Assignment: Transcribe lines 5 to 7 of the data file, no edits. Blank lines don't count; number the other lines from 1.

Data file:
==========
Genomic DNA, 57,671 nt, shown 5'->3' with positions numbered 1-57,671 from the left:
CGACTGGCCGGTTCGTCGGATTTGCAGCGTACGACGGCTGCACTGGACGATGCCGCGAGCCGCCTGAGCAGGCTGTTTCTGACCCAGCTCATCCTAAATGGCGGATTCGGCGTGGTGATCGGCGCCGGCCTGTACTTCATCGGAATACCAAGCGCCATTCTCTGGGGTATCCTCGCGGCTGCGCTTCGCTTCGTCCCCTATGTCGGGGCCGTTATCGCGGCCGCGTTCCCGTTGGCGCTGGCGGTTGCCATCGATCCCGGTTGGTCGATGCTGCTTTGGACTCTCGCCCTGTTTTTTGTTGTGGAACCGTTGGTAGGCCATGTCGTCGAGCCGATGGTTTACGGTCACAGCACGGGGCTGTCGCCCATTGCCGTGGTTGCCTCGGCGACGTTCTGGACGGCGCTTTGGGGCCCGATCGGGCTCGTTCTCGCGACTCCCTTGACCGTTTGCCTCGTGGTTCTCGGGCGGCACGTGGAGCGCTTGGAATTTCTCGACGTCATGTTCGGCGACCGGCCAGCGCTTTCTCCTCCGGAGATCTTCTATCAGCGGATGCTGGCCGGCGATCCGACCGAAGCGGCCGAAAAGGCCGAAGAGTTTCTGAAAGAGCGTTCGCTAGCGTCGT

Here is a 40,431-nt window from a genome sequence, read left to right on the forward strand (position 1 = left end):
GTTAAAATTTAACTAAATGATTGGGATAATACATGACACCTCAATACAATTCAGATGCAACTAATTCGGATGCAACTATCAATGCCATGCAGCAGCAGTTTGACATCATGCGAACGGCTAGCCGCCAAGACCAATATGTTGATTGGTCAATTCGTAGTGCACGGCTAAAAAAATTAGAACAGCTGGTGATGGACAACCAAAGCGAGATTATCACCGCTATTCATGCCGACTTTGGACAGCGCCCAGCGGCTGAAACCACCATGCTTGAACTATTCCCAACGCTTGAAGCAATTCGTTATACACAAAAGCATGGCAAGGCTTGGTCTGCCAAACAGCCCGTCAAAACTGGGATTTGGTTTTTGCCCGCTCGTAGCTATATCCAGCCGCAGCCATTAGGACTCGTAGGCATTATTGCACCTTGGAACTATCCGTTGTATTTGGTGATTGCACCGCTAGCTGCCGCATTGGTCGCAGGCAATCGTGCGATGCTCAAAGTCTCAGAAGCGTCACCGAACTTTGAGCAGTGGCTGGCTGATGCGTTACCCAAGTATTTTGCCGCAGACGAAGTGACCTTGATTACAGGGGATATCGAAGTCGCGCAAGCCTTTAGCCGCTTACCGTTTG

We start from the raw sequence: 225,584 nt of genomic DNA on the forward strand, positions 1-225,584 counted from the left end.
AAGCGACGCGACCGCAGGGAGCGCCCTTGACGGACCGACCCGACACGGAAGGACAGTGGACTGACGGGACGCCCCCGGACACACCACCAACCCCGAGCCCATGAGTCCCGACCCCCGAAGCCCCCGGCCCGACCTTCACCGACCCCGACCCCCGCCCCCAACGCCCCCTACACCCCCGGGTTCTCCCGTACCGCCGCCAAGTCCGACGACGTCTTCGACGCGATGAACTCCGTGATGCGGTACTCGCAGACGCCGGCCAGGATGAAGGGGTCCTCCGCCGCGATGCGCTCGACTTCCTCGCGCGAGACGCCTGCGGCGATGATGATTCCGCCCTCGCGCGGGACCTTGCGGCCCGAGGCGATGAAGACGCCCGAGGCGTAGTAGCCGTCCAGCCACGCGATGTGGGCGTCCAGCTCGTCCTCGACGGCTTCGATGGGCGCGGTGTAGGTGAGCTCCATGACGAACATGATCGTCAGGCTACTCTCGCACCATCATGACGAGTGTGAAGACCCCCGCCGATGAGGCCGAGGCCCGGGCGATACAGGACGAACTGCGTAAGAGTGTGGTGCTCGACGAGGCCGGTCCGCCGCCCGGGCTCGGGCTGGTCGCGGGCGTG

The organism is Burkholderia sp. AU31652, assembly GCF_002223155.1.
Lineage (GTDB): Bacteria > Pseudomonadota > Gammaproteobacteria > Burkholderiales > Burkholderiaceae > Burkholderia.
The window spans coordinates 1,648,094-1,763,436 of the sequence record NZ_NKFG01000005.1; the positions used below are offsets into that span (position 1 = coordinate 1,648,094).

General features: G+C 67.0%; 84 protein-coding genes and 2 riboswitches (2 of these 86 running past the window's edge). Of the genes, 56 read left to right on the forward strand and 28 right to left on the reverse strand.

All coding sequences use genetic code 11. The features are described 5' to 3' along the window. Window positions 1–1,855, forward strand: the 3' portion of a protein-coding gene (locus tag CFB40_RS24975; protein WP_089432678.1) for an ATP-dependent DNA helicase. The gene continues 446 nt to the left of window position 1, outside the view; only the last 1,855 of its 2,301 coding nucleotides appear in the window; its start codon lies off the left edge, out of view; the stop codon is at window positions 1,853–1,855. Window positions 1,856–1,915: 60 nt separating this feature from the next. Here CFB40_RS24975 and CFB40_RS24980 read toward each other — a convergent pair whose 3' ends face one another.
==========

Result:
We start from the raw sequence: 225,584 nt of genomic DNA on the forward strand, positions 1-225,584 counted from the left end.
AAGCGACGCGACCGCAGGGAGCGCCCTTGACGGACCGACCCGACACGGAAGGACAGTGGACTGACGGGACGCCCCCGGACACACCACCAACCCCGAGCCCATGAGTCCCGACCCCCGAAGCCCCCGGCCCGACCTTCACCGACCCCGACCCCCGCCCCCAACGCCCCCTACACCCCCGGGTTCTCCCGTACCGCCGCCAAGTCCGACGACGTCTTCGACGCGATGAACTCCGTGATGCGGTACTCGCAGACGCCGGCCAGGATGAAGGGGTCCTCCGCCGCGATGCGCTCGACTTCCTCGCGCGAGACGCCTGCGGCGATGATGATTCCGCCCTCGCGCGGGACCTTGCGGCCCGAGGCGATGAAGACGCCCGAGGCGTAGTAGCCGTCCAGCCACGCGATGTGGGCGTCCAGCTCGTCCTCGACGGCTTCGATGGGCGCGGTGTAGGTGAGCTCCATGACGAACATGATCGTCAGGCTACTCTCGCACCATCATGACGAGTGTGAAGACCCCCGCCGATGAGGCCGAGGCCCGGGCGATACAGGACGAACTGCGTAAGAGTGTGGTGCTCGACGAGGCCGGTCCGCCGCCCGGGCTCGGGCTGGTCGCGGGCGTG

The organism is Burkholderia sp. AU31652, assembly GCF_002223155.1.